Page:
‘We do some calculations and submit the details and the value to the Inland Revenue and to the Arts Council,’ Ruth says. ‘If the Arts Council agrees that the pre-eminence hurdle has been passed and the value we submit is approved, then the tax payer has their tax bill paid off and the work of art is acquired by the nation and allocated to a museum or gallery.’
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Who decides which museum or gallery the art goes to?
This is a process that Ruth is actively involved in, too. ‘We find out which museum wants what, then we try to plug the gaps,’ she explains. ‘If there is competition between galleries and museums for a particular item, then sometimes we make the offer without a nomination and leave it up to the Arts Council to decide where to place the artwork. In this situation, galleries and museums can compete and pitch in order to acquire a particular thing.’
Who pays for the art?
The Arts Council has a budget of £40m per annum for the tax schemes that support the acquisition of works of art. If an artwork is worth more than the heir’s tax bill, then a museum can raise the rest of the money by appealing to donors and bodies such as the Art Fund to ensure that the family gets the full value of the piece.
‘The heirs are usually very happy with the arrangement,’ says Ruth. ‘I’ve yet to meet an owner who has not been pleased with the outcome. Of course, they can still go and see the piece of art whenever they like, too.’
Ruth’s route to her role at Christie’s has been a varied one and her individual skills are perfectly suited to her current post. Having studied for a degree and masters in Art History at the Courtauld Institute of Art in London, she worked at the V&A before going to law college where she specialised in taxation. She worked for city accountancy firms until the job at Christie’s came up. ‘I like to say that not only can I spell Rembrandt, I can also tell you what the tax implications of owning one would be,’ she says with a smile.
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It might appear that this scheme allows wealthy people to get away with paying less tax than they should for the benefit of the ‘cultured’ minority not the majority, but Ruth believes that it is important certain artworks are saved for the nation rather than sold to private collectors.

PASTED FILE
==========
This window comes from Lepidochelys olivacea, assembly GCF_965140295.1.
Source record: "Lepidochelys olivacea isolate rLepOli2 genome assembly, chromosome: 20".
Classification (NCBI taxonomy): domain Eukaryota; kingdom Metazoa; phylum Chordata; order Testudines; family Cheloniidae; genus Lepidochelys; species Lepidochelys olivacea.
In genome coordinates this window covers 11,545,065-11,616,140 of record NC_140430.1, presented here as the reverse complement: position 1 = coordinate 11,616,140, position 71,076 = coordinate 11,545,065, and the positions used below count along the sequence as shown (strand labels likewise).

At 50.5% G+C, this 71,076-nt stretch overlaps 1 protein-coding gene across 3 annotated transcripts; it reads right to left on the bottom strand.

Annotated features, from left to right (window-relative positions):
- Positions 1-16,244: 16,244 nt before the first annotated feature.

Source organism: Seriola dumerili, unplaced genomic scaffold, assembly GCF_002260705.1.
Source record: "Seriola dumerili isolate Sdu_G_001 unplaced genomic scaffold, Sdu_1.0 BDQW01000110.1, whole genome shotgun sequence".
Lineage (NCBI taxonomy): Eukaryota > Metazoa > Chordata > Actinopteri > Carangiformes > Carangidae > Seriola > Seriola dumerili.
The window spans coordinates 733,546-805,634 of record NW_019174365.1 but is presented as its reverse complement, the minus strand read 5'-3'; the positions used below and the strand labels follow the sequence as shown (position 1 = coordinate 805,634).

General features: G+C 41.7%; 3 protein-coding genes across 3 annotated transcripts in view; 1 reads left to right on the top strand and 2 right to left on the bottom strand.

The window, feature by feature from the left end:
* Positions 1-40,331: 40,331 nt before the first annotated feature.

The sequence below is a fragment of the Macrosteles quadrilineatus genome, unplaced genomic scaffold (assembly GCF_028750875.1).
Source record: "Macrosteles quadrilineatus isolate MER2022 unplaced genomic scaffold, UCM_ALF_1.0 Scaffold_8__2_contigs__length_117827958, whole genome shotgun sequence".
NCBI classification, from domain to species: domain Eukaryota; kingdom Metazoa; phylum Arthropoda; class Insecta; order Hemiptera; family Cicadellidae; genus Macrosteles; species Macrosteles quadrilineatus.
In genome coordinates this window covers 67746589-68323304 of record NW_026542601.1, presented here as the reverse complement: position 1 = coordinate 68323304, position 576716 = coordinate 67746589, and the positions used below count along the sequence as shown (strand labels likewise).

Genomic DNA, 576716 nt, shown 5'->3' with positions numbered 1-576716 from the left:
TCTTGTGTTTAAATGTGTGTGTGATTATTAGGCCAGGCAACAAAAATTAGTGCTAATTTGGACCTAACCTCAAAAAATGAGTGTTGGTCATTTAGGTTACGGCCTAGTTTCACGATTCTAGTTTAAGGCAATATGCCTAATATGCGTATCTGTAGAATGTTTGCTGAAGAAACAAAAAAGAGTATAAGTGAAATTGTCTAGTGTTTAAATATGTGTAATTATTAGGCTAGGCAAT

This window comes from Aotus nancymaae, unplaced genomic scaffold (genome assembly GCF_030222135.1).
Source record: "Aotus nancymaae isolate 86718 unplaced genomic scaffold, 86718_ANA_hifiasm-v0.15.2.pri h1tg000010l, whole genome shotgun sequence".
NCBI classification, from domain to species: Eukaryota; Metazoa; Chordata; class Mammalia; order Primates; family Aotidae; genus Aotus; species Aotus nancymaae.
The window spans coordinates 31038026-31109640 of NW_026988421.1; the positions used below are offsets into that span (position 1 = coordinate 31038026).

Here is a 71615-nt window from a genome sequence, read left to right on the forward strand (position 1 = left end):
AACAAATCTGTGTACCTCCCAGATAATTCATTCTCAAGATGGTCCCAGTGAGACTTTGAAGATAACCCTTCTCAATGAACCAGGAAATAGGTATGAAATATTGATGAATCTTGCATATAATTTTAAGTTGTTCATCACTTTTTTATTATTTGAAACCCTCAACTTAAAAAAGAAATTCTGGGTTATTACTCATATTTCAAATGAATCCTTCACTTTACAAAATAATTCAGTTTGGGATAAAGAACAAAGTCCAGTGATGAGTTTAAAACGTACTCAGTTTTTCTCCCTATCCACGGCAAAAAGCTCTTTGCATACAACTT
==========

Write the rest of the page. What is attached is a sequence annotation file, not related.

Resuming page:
‘Museums and galleries are the cultural history of the nation and we ignore them at our peril,’ she says. ‘These institutions encourage creativity and innovation and are important for mental health, too. I would argue very strongly that the offers in lieu scheme is of huge gain to everyone in the UK – museums benefit and the public can see the art that would otherwise be sold.’
She also points out that the scheme is far from elitist. ‘It is open to everyone and there is no minimum value involved. For example, we dealt with a case where a couple (Mr and Mrs Cooper) had collected Victorian objects since the 1960s and over 100 items from their collection are now spread in museums across the UK.’
It is also important to note that the tax on the painting is taken into account when accepting a work of art. ‘Offerors do not get 100 per cent of the value, they get a percentage of the value (taking the tax on the object into account) to use against the tax on the rest of their estate. So the individuals are paying their tax on both the object and the rest of the estate,’ Ruth explains.
Helping her clients through the process is always satisfying. ‘I think I have the best job in the art world,’ she confides. ‘It’s just lovely to know that what we do has a lasting benefit. You never know who is going to go into a museum and be inspired. I went to my first exhibition – about Irish Portraits – in 1968 when I was just four years old and I still have the catalogue.’